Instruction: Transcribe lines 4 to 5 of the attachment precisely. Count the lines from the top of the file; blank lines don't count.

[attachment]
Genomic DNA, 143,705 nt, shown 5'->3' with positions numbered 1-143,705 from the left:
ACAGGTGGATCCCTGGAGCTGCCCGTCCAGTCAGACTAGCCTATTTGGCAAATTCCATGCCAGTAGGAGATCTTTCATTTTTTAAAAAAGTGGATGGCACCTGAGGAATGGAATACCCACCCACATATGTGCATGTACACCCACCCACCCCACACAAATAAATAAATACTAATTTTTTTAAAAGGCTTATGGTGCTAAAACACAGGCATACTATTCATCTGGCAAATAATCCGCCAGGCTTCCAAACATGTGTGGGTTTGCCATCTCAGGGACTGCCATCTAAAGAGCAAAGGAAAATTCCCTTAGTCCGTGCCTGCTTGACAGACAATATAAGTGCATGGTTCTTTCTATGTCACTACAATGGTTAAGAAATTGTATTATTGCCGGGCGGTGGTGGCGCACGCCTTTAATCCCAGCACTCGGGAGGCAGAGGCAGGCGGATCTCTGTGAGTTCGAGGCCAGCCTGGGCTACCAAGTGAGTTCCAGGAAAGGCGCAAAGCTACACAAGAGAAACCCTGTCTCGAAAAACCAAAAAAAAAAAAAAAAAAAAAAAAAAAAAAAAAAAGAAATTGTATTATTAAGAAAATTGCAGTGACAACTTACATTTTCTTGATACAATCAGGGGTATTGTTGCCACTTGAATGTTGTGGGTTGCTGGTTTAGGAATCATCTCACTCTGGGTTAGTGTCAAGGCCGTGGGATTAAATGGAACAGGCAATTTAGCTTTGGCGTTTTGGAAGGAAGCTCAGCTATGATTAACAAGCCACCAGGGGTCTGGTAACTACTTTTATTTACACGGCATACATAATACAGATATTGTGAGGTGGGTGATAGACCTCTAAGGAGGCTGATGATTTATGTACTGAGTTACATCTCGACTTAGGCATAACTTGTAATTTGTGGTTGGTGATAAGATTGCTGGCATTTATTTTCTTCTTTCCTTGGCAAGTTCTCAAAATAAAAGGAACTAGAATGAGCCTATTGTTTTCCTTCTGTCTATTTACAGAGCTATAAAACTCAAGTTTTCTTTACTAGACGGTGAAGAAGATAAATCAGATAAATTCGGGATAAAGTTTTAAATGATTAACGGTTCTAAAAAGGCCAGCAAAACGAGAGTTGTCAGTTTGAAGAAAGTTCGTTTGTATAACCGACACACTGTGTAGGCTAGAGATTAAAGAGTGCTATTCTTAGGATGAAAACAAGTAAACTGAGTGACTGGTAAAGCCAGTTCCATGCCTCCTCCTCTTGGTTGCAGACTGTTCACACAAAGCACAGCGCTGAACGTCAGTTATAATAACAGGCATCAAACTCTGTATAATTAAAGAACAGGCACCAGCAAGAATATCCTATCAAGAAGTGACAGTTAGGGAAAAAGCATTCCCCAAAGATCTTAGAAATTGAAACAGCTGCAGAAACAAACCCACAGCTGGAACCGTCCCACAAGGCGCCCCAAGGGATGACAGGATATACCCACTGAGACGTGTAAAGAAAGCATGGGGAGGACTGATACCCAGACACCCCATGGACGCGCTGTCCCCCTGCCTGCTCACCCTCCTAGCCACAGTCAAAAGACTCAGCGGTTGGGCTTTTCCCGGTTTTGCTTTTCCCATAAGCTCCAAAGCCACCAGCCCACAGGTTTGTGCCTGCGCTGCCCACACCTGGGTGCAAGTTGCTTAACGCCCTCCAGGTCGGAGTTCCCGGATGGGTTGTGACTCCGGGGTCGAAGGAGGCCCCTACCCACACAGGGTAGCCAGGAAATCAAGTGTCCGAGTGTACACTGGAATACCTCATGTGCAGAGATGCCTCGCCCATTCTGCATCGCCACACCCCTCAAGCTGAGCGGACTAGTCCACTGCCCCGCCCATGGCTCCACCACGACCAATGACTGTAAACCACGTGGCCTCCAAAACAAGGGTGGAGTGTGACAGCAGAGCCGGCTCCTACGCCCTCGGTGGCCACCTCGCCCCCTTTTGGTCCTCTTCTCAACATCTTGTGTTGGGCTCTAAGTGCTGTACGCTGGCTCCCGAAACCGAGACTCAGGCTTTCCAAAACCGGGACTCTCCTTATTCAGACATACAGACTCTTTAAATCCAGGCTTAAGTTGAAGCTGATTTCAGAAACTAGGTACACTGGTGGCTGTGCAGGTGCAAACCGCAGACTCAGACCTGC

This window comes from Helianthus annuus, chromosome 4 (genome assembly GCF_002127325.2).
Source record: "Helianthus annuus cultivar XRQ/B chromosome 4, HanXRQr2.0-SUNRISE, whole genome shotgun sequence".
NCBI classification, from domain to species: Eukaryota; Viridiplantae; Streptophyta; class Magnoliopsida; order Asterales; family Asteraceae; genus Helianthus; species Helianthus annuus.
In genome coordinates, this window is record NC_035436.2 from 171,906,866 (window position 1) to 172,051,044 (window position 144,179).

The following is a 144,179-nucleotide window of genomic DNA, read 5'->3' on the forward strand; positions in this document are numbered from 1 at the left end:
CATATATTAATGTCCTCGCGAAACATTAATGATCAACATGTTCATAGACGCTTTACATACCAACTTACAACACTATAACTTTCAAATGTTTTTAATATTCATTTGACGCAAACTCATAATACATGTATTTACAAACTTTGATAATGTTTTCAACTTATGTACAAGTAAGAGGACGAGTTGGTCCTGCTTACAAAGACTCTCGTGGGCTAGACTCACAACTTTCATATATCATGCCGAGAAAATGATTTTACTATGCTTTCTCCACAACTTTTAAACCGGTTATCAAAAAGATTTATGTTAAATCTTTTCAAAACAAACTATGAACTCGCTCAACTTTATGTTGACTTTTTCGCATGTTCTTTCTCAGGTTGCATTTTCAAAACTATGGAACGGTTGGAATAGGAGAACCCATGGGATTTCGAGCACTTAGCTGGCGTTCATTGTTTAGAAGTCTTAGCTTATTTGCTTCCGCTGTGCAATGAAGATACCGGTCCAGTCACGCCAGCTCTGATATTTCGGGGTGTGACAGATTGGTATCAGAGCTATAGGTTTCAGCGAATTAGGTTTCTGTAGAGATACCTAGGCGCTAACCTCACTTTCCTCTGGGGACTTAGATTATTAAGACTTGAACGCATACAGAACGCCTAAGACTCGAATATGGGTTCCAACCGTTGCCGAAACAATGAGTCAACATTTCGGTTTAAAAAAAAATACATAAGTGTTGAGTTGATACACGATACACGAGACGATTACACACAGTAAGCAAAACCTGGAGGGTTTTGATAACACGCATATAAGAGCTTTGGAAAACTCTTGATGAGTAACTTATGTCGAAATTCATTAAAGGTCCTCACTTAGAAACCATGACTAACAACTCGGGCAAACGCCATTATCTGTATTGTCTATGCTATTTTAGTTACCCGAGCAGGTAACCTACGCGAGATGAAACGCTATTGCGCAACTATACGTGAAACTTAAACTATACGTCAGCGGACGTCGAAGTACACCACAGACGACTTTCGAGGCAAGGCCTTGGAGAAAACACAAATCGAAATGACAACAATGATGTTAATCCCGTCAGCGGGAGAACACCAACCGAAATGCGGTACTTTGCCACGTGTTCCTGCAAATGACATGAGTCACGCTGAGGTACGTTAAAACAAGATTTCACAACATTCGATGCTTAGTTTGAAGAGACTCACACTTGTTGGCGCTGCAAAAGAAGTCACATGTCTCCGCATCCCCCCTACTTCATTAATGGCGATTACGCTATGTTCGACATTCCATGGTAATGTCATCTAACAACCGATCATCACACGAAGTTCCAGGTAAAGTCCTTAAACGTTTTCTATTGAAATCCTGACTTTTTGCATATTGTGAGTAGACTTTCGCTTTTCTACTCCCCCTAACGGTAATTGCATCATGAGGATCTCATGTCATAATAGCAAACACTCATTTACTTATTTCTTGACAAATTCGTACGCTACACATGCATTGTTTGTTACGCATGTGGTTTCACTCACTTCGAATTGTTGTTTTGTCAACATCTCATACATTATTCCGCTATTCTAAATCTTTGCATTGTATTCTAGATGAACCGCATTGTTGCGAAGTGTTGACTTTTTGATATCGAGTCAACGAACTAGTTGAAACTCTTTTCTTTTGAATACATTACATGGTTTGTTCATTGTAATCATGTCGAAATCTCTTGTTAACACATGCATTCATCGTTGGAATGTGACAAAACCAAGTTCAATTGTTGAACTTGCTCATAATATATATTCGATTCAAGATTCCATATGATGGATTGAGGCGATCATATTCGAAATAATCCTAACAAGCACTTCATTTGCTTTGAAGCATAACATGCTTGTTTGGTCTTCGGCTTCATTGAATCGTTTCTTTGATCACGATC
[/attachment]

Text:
Source record: "Helianthus annuus cultivar XRQ/B chromosome 4, HanXRQr2.0-SUNRISE, whole genome shotgun sequence".
NCBI classification, from domain to species: Eukaryota; Viridiplantae; Streptophyta; class Magnoliopsida; order Asterales; family Asteraceae; genus Helianthus; species Helianthus annuus.